Net lifts are an essential technique to master in badminton. They are often overlooked as a technique that is not as important to practice, but in reality, it’s one of the most important! The net lift can help you control your opponents, get out of dangerous situations, or set up for some of your other shots. Let’s look at the basics of net lifts, some different variations, and some strategies involved with net lifts.
What is a Net Lift?
Net lifts are simply an underhand, high shot that you hit from the front of the court. You can think of them as clears, except you are hitting them from the frontcourt and underhand.
The goal of the net lift is to hit a high and controlled shot to the back of your opponent’s court. These shots should not be easy to attack and should help you stay in a rally.
Net lifts on both the forehand and backhand side should come naturally – just like a lifting swing. Take a look at this short video below to grasp better what this technique looks like (hint: you see this shot played very often in badminton rallies!)
Net Lift Variations
Net lift is a generic term for several types of high shots which travel from the frontcourt to your opponent’s backcourt. There are a few variations that you can use to mix up your opponents and hopefully win more points – so let’s take a deep dive into net lift badminton technique!
A high net lift is the most common; the type players and viewers typically associate with the term. For a high lift, the more time spent in the air, and the closer it can get to the back, the better! We hit the shuttle extremely high and floaty to the backcourt to execute this technique.
The purpose of this shot is to help a player get back into a rally when they might be in a disadvantageous position. On that note, it is essential that your high net lift technique forces the birdie close to the back and has a good height – this way, it will not be an easy shot to attack.
As long as you can keep a good height and ensure that your opponent is not predicting your high lifts, you can keep using this technique. If you overuse this net lift and your opponent starts moving backward before you have even returned the shot, you may want to reconsider and change your strategy!
The second type we will cover is the low lift. However, the technique used in this variation will not aim overly high. Instead, we want to send the shuttlecock traveling at a 45-degree angle. We are still hitting an upwards shot from our frontcourt to our opponent’s backcourt for this shot.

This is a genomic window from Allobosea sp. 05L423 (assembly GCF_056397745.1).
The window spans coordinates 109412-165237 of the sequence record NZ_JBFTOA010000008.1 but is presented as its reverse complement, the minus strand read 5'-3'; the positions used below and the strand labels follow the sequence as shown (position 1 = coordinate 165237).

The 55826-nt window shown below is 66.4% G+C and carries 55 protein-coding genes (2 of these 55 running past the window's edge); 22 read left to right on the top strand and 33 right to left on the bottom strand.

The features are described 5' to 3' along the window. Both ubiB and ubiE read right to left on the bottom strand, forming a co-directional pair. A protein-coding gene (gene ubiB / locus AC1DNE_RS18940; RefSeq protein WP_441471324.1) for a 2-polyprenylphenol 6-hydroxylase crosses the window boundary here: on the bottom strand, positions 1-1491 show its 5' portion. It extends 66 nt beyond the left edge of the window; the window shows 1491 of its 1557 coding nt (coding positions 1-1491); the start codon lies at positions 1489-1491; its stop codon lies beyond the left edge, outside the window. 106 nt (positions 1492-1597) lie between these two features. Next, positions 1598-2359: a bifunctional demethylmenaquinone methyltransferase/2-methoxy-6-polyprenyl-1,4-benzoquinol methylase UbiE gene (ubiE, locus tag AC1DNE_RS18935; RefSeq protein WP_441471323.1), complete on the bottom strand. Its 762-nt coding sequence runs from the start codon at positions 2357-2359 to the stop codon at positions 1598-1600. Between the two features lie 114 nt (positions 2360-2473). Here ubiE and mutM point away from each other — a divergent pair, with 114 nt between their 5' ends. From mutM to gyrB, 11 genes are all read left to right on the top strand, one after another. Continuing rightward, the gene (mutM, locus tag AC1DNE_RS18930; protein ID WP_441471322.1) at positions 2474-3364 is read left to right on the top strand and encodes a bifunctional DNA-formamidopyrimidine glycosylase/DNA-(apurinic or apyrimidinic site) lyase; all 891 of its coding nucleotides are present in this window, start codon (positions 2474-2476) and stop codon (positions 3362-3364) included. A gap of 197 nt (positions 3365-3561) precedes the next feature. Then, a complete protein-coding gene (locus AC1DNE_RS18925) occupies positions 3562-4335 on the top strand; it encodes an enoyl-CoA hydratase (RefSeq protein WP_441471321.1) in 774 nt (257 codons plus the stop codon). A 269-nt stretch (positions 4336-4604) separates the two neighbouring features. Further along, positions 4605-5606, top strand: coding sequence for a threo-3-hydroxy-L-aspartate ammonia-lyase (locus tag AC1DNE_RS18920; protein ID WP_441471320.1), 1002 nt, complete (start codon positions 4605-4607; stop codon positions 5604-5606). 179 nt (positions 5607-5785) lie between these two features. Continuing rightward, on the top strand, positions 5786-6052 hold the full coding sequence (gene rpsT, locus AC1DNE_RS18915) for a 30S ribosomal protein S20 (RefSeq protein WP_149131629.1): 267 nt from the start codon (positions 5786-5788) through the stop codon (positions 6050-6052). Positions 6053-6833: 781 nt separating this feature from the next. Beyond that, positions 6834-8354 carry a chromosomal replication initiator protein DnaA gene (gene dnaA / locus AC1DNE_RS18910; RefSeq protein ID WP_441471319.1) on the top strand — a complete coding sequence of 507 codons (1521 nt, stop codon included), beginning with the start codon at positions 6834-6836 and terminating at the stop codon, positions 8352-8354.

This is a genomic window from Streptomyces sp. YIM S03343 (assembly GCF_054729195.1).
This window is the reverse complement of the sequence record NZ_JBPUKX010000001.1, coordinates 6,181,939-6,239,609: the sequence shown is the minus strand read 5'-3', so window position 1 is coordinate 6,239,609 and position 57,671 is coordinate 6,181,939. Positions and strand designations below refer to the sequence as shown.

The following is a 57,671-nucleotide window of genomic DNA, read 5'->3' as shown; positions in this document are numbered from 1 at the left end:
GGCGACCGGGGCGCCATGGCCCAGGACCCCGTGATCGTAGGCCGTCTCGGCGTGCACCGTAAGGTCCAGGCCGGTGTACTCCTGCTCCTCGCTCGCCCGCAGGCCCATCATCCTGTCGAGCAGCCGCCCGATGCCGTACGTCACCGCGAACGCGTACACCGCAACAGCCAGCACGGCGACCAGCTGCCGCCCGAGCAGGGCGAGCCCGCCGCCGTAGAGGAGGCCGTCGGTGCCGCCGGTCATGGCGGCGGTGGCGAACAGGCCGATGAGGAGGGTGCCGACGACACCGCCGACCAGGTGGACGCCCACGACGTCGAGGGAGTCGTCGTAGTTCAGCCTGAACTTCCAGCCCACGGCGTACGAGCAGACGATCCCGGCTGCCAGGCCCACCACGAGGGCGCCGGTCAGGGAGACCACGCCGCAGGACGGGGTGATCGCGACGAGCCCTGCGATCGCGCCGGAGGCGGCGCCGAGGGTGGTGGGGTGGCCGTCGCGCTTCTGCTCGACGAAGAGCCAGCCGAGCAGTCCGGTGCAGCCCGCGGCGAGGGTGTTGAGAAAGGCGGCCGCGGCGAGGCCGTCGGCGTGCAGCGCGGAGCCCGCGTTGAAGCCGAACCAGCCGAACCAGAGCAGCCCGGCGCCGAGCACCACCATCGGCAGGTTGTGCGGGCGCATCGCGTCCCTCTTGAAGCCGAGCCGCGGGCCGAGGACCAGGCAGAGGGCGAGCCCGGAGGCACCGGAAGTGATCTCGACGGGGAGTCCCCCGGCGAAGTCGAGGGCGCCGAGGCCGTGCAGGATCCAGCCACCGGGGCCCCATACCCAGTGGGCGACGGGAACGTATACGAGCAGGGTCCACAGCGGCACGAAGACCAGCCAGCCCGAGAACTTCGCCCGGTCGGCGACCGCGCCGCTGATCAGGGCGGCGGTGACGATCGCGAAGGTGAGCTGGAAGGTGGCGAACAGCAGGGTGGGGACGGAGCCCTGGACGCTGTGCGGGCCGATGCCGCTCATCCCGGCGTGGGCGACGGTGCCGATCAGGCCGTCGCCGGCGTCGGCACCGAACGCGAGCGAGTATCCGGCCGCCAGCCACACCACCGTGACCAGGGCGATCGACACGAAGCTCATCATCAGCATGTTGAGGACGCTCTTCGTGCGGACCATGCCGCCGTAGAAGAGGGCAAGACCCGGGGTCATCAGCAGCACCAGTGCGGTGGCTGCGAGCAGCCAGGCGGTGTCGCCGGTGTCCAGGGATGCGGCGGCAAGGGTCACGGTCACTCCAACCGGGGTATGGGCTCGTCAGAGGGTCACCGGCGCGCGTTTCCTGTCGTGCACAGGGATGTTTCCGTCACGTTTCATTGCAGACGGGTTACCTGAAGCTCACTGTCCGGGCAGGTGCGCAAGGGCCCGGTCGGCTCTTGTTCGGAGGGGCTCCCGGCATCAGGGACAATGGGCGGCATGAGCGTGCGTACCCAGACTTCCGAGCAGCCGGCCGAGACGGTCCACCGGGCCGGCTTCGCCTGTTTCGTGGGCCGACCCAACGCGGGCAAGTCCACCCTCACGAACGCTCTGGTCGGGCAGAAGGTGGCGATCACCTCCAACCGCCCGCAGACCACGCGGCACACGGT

This technique is different from the high lift as rather than being a defensive shot, this is more of an attacking attempt! When we hit these low lifts, our goal is to make it hard to retrieve for our opponent. For example, if your opponent is in the frontcourt and hits a net drop, you can hit a low lift to the opposite corner and maybe win the point right there!
When you hit a low net lift, you get back to the center quickly and prepare for any flat shot – especially when they start to predict your low lift shots! Because the low net lift has a much lower angle, it’s easier for your opponent to use a single jump to cut off your smash. However, if your opponent again begins to predict your low lift, this may become dangerous for you.
The third type of lift is one I call the controlling lift. This lift is done by catching the shot early and contacting the net shot at a high point with your racket. You can then hit the lift anywhere between 45 degrees to 90 degrees (or a high lift).
The goal of a controlling lift is to take an advantageous position in a rally and set up for your own attacking shots. By catching the birdie early and high in the front, you give your opponent fewer opportunities to recover from their previous shot and get to your next shot. At the same time, lifting the shuttle to the backcourt can make it very tiring and challenging to hit it back consecutively.The controlling lift is one that you shouldn’t be afraid to overuse and one that you should try to use the most often. Because of its nature (caught the shot early), your opponent must react quickly to be able even to return the shuttle. Instead, they may hit loose backdrops, drives, or clears — all of which you can find an opportunity to attack! In this way, you have less to worry about because they will have a much harder time hitting an attacking shot.
Net Lifts are Important – Practice them!
Net lifts are a critical badminton technique that many players do not practice enough! By learning more about the different lifts and using them correctly, your front court game will become more dangerous for your opponents! Integrate other technique pieces of training or even multi-shuttle drills to practice and use your lifts more.
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